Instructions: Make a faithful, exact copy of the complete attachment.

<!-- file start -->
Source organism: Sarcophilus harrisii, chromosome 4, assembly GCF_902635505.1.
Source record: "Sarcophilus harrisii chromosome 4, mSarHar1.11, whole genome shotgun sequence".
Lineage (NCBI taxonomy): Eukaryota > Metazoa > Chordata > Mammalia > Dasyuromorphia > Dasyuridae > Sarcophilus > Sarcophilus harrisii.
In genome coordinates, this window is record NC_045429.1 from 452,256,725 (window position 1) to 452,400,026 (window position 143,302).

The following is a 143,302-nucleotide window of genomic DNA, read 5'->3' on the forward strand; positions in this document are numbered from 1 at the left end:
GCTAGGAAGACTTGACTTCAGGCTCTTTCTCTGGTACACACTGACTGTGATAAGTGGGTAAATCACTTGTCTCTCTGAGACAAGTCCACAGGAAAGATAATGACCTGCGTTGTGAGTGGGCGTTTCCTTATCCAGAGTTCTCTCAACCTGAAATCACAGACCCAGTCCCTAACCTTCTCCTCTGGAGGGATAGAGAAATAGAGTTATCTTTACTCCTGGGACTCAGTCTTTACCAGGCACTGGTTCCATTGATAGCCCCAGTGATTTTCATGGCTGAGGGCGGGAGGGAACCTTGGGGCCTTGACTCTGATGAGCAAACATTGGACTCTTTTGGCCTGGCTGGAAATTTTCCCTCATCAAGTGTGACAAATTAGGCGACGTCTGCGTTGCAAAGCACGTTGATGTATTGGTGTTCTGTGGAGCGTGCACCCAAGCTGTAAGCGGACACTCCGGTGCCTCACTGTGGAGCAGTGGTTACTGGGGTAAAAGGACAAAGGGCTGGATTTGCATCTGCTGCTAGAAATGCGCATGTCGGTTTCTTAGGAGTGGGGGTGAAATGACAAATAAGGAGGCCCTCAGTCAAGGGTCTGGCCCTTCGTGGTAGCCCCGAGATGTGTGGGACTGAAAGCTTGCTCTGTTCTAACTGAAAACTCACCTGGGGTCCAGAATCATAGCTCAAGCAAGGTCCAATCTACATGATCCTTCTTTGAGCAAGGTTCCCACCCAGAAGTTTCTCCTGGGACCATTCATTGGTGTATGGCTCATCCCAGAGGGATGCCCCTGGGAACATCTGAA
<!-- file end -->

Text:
Source organism: Sarcophilus harrisii, chromosome 4, assembly GCF_902635505.1.
Source record: "Sarcophilus harrisii chromosome 4, mSarHar1.11, whole genome shotgun sequence".
Lineage (NCBI taxonomy): Eukaryota > Metazoa > Chordata > Mammalia > Dasyuromorphia > Dasyuridae > Sarcophilus > Sarcophilus harrisii.
In genome coordinates, this window is record NC_045429.1 from 452,256,725 (window position 1) to 452,400,026 (window position 143,302).

The following is a 143,302-nucleotide window of genomic DNA, read 5'->3' on the forward strand; positions in this document are numbered from 1 at the left end:
GCTAGGAAGACTTGACTTCAGGCTCTTTCTCTGGTACACACTGACTGTGATAAGTGGGTAAATCACTTGTCTCTCTGAGACAAGTCCACAGGAAAGATAATGACCTGCGTTGTGAGTGGGCGTTTCCTTATCCAGAGTTCTCTCAACCTGAAATCACAGACCCAGTCCCTAACCTTCTCCTCTGGAGGGATAGAGAAATAGAGTTATCTTTACTCCTGGGACTCAGTCTTTACCAGGCACTGGTTCCATTGATAGCCCCAGTGATTTTCATGGCTGAGGGCGGGAGGGAACCTTGGGGCCTTGACTCTGATGAGCAAACATTGGACTCTTTTGGCCTGGCTGGAAATTTTCCCTCATCAAGTGTGACAAATTAGGCGACGTCTGCGTTGCAAAGCACGTTGATGTATTGGTGTTCTGTGGAGCGTGCACCCAAGCTGTAAGCGGACACTCCGGTGCCTCACTGTGGAGCAGTGGTTACTGGGGTAAAAGGACAAAGGGCTGGATTTGCATCTGCTGCTAGAAATGCGCATGTCGGTTTCTTAGGAGTGGGGGTGAAATGACAAATAAGGAGGCCCTCAGTCAAGGGTCTGGCCCTTCGTGGTAGCCCCGAGATGTGTGGGACTGAAAGCTTGCTCTGTTCTAACTGAAAACTCACCTGGGGTCCAGAATCATAGCTCAAGCAAGGTCCAATCTACATGATCCTTCTTTGAGCAAGGTTCCCACCCAGAAGTTTCTCCTGGGACCATTCATTGGTGTATGGCTCATCCCAGAGGGATGCCCCTGGGAACATCTGAA